StatsAd Industry MetricsConversion Takes Time

Conversion Takes Time

An analysis of steps that turn clickers into customers finds results may take up to two weeks.

Up to 85 percent of conversions occur after the day the most recent advertising impression was served, according to research from Advertising.com. The results seem to show online ads can have an impact on buyers’ purchasing decisions long after they view an ad.

The research was conducted on Baltimore, Md.-based Advertising.com’s ad network, which reaches about 72 percent of all Internet users, according to comScore Media Metrix. Using the Optigence platform, researchers analyzed anonymous user behavior based on data collected from over 370 million impressions served for three separate advertisers. The study examined the number and timing of conversions, defined as the desired action taken on an ad, occurring over intervals of five, 10 and 14 days after the impression.

For the five-day monitoring period, approximately one-third of all conversions happened on the same day that the impression was served, but only nine to 11 percent occurred within three hours of the impression being served. The longer periods of monitoring revealed that up to 85 percent of conversions occurred days after a user was served an impression.

“These findings show what a significant portion of conversion activity takes place well beyond the impression,” said Scott Ferber, chief executive officer of Advertising.com. He said that the data shows that metrics such as per-click or per-action may not give marketers an accurate picture of campaign results. “It also reveals how lasting the effect of an impression can be,” he said.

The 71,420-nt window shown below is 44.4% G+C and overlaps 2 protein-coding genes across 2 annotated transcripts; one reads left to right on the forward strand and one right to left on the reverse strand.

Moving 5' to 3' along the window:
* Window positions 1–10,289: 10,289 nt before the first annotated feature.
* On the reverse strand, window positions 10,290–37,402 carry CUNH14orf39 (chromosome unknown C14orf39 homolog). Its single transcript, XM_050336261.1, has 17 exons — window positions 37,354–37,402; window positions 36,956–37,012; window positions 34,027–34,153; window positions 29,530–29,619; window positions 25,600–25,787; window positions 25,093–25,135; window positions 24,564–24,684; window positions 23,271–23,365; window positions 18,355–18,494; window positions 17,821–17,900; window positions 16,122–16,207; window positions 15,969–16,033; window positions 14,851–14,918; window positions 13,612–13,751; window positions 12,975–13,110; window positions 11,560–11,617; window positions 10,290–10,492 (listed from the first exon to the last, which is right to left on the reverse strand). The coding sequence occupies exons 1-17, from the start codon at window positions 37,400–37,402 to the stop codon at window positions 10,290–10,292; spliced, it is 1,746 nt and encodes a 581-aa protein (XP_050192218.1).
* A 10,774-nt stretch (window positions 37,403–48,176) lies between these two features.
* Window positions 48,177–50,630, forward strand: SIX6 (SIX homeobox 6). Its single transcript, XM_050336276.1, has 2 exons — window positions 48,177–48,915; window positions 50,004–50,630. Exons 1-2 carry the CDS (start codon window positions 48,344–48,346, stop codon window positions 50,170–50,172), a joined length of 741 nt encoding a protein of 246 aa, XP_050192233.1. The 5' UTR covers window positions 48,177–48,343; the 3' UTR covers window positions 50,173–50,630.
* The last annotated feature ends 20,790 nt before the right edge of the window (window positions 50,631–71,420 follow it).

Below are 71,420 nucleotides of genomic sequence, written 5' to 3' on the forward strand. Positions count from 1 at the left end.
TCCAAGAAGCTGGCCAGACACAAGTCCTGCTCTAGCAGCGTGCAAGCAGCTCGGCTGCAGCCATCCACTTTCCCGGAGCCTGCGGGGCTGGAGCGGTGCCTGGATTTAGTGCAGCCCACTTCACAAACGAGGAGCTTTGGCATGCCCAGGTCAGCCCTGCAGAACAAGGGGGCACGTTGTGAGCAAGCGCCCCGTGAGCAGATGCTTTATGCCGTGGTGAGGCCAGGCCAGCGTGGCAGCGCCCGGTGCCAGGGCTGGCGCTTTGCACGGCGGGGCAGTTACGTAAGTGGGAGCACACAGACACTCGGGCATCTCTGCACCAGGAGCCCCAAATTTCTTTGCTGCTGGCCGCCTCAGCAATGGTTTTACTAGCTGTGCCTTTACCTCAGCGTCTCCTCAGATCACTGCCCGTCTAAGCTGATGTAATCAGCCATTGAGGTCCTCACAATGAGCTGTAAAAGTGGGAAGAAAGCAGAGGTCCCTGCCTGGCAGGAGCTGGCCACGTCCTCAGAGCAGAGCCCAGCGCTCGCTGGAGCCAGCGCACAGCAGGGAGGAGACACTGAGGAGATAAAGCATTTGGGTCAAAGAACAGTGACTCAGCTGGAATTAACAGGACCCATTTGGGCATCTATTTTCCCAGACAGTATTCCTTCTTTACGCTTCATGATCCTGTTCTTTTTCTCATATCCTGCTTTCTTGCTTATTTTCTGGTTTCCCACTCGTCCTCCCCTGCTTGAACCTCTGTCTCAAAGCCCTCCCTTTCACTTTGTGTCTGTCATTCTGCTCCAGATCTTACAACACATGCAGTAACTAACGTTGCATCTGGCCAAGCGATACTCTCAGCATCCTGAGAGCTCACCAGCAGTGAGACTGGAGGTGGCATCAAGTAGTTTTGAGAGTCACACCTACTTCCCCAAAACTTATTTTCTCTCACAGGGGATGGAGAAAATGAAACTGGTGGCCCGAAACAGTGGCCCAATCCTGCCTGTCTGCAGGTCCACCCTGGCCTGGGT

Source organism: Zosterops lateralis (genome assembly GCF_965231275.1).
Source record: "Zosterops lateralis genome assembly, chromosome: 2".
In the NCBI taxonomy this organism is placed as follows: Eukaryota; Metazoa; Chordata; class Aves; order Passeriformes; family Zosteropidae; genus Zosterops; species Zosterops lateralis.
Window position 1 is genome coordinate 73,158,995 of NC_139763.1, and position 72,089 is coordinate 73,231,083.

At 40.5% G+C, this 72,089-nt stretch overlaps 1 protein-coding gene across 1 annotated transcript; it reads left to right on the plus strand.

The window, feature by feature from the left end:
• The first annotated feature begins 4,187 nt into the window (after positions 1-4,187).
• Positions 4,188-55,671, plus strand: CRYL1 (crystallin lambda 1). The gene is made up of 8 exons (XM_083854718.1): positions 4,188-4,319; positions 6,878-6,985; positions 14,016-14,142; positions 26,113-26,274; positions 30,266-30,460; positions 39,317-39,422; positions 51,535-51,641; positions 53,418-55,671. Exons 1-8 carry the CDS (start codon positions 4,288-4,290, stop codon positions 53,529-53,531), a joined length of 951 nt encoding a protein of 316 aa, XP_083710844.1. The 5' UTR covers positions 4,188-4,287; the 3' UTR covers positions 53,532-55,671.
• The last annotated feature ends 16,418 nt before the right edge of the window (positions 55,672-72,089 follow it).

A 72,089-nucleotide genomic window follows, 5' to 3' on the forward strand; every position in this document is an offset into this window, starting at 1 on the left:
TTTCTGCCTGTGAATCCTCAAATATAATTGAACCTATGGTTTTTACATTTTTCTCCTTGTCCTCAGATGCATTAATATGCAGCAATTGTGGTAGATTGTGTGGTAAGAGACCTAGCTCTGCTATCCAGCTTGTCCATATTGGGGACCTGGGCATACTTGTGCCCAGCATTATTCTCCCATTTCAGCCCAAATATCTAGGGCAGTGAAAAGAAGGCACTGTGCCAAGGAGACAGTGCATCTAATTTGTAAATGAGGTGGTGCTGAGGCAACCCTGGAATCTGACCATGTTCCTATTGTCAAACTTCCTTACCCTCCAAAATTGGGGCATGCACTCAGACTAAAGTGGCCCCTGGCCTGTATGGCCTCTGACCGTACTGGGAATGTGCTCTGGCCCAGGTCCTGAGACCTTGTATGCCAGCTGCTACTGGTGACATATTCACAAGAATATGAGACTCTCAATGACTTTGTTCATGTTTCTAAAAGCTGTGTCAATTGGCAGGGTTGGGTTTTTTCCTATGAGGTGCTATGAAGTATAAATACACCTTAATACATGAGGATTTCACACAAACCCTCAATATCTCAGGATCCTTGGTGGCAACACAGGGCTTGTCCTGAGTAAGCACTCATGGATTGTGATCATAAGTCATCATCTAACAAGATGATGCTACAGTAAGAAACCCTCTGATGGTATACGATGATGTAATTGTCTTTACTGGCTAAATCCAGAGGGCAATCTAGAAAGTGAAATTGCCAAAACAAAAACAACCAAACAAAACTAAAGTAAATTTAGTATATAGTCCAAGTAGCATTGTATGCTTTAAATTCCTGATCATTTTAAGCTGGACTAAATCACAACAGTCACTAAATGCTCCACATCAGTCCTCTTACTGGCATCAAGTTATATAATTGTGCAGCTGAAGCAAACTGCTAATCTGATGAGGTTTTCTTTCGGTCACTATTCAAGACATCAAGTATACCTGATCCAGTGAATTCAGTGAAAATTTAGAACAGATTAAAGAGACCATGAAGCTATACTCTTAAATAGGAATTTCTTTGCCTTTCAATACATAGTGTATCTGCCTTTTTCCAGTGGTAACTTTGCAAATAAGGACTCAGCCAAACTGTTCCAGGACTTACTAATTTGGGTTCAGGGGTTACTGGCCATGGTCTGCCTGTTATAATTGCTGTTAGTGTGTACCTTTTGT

Although on an hourly basis, the first three hours after an ad was served was the most productive, overall, 97 percent of conversions happened after the first hour. Said Advertising.com’s research director, William Masterson, “That really speaks to the long-term branding impact of online advertising.”

One interesting finding was that as much as 30 percent of the conversions occurred at the same time, but on a different day, than when an impression was served. For example, if a user saw an impression on Monday at 2 p.m. but did not convert on the ad until Wednesday, it is likely that the conversion happened at or near 2 p.m. on Wednesday. This data supports the theory that users’ consumption of the Internet is often patterned and repeated on a daily basis.

Masterson said that this finding shows that day-parting could be as important a targeting strategy online as it is in other media. “If you know when your audience is going to be online or converting, there is some value to targeting by time of day.” He said that as more advertisers move to the pay-for-performance model, they will also focus more on conversion rather than per-click. ” We want to measure performance in the longest time possible and in the most accurate way,” Masterson said. “Some advertisers are willing to adopt this metric, some are not. But as performance networks become more popular, we’ll see more of this.”

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